This market can apply to both league campaigns and one-off tournaments and is a bet on a player to achieve something, which is normally finishing as Top Scorer. This is often referred to as the Golden Boot, though you’d do well to see how the bookmaker phrases the bet type. I’ve written about Dead Heats in a more in-depth capacity elsewhere on this site, but one thing I’ll mention is that it’s important to keep an eye on the wording used.
Top Scorer bets could well end up in a Dead Heat, meaning that your bet won’t be paid out at full value. Golden Boot winners, however, tend to be settled according to specific rules laid out by the organisers of the competition, so you might think that your bet’s a winner because your chosen player scored the same goals as other high-scoring players, yet you won’t be paid out because they weren’t declared the Golden Boot winner by the competition’s organiser.
Things to Consider Before you Wager
Each type of bet that you might think about placing on the ante-post market has a different set of criteria that you’ll want to think about; though it’s fair to say that there’s likely to be a link between league betting and tournament betting to some extent. Here’s my advice on what to think about before you place your wager on each of the above bet types:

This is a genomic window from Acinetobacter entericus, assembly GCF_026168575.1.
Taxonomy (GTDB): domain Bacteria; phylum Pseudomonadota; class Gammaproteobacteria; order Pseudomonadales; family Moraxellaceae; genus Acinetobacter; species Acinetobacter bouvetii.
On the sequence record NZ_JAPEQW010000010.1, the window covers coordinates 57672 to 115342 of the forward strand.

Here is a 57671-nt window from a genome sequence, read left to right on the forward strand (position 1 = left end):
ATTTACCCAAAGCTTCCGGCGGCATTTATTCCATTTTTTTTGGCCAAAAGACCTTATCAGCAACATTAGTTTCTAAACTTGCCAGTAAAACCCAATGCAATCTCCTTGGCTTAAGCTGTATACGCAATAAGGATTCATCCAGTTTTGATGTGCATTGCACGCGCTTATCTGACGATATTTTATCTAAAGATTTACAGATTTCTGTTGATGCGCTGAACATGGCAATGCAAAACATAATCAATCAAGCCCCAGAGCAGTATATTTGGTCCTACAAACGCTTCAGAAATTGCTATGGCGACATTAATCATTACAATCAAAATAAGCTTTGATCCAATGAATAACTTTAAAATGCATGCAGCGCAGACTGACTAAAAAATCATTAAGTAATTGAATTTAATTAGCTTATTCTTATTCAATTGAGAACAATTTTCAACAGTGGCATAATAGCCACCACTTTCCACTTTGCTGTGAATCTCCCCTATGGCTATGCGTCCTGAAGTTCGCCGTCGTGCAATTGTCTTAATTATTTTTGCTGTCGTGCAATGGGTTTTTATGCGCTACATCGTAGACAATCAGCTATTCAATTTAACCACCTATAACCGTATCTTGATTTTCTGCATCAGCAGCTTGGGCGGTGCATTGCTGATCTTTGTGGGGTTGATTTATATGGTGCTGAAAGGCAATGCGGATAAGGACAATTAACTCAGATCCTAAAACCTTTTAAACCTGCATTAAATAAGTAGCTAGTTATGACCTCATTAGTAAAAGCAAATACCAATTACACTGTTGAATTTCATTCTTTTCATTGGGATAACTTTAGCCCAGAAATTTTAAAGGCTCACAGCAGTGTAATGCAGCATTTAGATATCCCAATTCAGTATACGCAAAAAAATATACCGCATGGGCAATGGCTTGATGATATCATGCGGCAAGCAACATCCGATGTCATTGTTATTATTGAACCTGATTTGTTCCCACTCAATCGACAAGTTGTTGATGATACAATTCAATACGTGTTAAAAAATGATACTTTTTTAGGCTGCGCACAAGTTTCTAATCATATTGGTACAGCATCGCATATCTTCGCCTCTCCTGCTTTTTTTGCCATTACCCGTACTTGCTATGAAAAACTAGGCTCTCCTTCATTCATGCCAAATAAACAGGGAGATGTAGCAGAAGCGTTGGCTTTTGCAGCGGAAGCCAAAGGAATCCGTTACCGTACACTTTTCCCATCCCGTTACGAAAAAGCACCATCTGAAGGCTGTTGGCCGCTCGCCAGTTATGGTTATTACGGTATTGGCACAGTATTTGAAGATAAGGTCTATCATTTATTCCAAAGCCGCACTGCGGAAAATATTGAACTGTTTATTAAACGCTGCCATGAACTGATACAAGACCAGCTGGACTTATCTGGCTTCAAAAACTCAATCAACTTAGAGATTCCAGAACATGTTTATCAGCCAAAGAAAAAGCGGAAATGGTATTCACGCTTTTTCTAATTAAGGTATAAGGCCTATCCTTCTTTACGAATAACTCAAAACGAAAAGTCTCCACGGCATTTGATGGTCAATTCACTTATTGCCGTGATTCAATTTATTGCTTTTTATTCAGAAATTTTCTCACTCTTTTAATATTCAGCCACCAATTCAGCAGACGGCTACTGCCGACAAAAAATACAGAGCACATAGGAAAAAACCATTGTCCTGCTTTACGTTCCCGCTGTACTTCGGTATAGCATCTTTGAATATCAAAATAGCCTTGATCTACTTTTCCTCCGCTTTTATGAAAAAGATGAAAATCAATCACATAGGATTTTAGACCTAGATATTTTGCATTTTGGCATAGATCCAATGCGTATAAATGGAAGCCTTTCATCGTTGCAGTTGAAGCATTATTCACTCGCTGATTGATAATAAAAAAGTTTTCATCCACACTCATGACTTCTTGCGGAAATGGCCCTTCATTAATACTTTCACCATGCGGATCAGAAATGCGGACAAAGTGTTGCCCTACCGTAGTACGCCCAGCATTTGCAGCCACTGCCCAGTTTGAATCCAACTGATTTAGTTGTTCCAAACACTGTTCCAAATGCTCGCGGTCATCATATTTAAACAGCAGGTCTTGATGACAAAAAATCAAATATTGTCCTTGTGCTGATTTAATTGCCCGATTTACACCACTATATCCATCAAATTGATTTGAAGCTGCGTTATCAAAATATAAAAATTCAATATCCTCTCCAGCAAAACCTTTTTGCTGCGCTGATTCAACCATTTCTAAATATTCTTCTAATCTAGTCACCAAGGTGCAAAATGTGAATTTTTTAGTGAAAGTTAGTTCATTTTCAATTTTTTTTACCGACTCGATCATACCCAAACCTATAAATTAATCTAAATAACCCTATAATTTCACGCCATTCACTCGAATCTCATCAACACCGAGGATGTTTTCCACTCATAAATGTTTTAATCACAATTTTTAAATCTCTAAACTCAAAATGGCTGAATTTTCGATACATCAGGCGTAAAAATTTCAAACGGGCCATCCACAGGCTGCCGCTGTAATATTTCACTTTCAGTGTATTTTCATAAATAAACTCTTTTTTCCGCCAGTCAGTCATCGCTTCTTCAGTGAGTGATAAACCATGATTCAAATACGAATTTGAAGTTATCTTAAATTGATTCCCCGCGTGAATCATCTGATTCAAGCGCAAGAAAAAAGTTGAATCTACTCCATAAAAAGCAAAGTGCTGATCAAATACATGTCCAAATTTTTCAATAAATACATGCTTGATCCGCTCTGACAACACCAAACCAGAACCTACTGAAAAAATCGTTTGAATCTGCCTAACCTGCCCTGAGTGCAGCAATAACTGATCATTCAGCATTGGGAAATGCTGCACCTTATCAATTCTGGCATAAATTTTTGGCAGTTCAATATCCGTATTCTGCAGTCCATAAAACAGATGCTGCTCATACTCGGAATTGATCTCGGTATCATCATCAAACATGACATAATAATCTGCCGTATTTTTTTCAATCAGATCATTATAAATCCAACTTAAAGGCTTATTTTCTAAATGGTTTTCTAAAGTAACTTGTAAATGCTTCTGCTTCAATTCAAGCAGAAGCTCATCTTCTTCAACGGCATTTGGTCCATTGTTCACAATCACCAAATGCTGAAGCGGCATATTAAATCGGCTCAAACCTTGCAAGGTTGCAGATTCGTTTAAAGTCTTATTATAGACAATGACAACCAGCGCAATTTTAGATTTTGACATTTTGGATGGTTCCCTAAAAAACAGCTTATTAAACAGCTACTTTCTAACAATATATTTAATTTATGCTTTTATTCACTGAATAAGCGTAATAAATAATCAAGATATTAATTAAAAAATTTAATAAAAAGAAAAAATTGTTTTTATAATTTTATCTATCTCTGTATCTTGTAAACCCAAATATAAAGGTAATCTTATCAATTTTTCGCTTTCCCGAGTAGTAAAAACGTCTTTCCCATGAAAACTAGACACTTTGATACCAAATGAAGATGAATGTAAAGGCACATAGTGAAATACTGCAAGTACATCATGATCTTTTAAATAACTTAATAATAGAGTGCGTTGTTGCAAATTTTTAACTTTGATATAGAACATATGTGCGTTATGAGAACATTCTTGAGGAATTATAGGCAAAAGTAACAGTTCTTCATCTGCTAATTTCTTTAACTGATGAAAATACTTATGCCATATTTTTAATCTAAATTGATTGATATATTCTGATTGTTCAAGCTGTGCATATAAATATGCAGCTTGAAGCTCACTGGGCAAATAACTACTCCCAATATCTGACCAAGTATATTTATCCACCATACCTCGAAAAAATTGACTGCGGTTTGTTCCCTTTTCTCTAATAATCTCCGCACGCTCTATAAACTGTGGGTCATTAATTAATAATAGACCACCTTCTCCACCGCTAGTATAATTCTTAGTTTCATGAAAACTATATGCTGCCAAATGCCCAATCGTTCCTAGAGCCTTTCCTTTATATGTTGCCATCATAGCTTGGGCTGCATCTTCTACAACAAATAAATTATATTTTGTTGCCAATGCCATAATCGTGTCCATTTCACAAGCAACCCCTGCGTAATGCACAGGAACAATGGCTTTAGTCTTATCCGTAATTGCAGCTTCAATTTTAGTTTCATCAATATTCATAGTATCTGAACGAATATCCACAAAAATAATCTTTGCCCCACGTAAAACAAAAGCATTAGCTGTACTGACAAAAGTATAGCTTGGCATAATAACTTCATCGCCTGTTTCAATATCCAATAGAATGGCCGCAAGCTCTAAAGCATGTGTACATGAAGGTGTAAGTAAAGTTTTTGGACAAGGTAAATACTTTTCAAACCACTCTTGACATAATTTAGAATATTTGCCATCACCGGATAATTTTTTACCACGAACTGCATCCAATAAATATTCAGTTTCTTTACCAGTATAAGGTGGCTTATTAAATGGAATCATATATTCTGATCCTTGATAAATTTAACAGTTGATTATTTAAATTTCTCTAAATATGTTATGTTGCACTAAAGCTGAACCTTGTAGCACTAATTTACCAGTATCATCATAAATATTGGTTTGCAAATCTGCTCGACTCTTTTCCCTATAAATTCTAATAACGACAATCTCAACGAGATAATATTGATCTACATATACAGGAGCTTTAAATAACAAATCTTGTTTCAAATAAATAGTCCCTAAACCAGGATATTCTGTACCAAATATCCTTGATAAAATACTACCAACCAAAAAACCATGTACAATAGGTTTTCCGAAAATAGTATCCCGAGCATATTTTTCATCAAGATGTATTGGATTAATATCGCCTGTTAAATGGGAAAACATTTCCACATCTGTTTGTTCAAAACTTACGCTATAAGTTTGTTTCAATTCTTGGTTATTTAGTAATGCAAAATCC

League Winner Ante-Post Bets
Winning a league isn’t easy. There’s certainly a link between the amount of money spent on wages and the position clubs finish in the league, though it isn’t a given that spending the most money will automatically mean you win the title. One thing that’s important to remember from a betting point of view is that winning a league requires a squad that is full of depth, so sides with fewer players that the manager feels confident about using are less likely to win it than those with a squad filled with talented players. In the Premier League, for example, teams have to play thirty-eight matches across the course of a season, meaning it’s more like a slog than a sprint.